Many public pension plans in the United States make riskier investments than plans in Canada and Europe, according to a new study by researchers from Maastricht University and the University of Notre Dame. This should raise concerns among state and local government officials who are trying to bring their jurisdictions’ finances under control. Many U.S. public pension funds are severely underfunded, and overly risky investment strategies threaten to make the situation worse.
So what can be done? One possible reform suggested by the study would be to require Governmental Accounting Standards Board (GASB) standards to better reflect risk. As Girard Miller, the Public Money columnist at Governing magazine, notes:
In one of the key observations in the academic paper, the researchers found that state and local government public pension plans in the U.S. allocated higher percentages of their portfolios to risky assets as their plans’ retirees/actives ratio increased, which is exactly opposite of what prudent fiduciaries would do if concerned solely for the interests of beneficiaries. (Their multiple-regression analysis controlled for accounting policy, public/private sector variations and the ratio of actives to retirees.) The researchers posit that this behavior results from American Governmental Accounting Standards Board (GASB) policies that allow state and local pension plans to discount liabilities using the expected rate of future investment returns. This is unlike private plans and their peers in other countries which cannot use imaginary numbers, especially when they are underfunded.
Indeed, as I noted recently in The American:
Many state pension managers base their funding projections on overly optimistic expectations of investment returns, resulting in too little being set aside for future beneficiaries. This has been allowed to happen under rules set out by the Government Accounting Standards Board (GASB), which governs public pensions. GASB rules allow public pension funds to set their liability discount rate based solely on their expected rate of return. For most pension funds, this lies in the 7.5 to 8.5 percent range.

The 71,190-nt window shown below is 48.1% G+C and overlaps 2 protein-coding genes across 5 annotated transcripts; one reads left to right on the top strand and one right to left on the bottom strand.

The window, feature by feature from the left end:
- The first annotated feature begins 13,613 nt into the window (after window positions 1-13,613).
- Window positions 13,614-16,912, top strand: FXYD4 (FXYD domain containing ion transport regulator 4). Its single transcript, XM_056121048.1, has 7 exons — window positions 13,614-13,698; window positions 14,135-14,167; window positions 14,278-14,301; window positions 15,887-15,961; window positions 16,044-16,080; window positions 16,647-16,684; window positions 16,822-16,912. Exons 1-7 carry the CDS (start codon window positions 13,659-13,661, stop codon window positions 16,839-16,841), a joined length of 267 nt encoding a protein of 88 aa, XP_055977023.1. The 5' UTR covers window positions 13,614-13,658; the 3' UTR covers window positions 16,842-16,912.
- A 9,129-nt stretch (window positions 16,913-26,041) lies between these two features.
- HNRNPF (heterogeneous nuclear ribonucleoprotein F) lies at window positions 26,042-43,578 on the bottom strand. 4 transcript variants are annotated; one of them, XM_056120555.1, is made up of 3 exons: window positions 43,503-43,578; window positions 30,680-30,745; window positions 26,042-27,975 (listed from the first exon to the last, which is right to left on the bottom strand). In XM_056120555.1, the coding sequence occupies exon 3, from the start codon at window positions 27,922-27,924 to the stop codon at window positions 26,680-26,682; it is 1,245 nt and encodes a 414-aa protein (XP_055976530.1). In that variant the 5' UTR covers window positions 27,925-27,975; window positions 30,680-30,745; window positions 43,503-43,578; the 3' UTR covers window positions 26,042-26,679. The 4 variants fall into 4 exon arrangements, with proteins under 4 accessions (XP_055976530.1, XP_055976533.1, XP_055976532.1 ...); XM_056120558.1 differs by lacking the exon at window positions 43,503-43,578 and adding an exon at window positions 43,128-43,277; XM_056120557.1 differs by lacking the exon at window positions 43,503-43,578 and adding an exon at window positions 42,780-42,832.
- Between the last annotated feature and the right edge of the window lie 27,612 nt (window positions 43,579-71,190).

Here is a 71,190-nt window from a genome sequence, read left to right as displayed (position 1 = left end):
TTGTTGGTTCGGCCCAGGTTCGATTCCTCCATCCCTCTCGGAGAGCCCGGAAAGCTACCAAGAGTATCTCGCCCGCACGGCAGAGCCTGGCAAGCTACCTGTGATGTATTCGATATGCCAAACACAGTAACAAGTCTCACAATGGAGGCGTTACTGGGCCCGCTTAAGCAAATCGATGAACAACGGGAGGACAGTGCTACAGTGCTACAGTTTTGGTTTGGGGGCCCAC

However, while pension funds can achieve such rates of return in some years, they are extremely unlikely to replicate such performance in the long run and without taking a lot of risk.
Establishing a more realistic discount rate is necessary, but such a policy change can be undone at a later date. As long as large segments of the government workforce remains on defined benefit pensions, taxpayers will continue to be exposed to the hazards they often bring — politicized pension boards stacked with union cronies and gaming of the system to increase final payouts — due to government employee unions’ political clout. A long-term solution would very likely have to entail depoliticizing the system by adopting some sort of 401(k)-style defined contribution plan, such as those becoming increasingly prevalent in the private sector.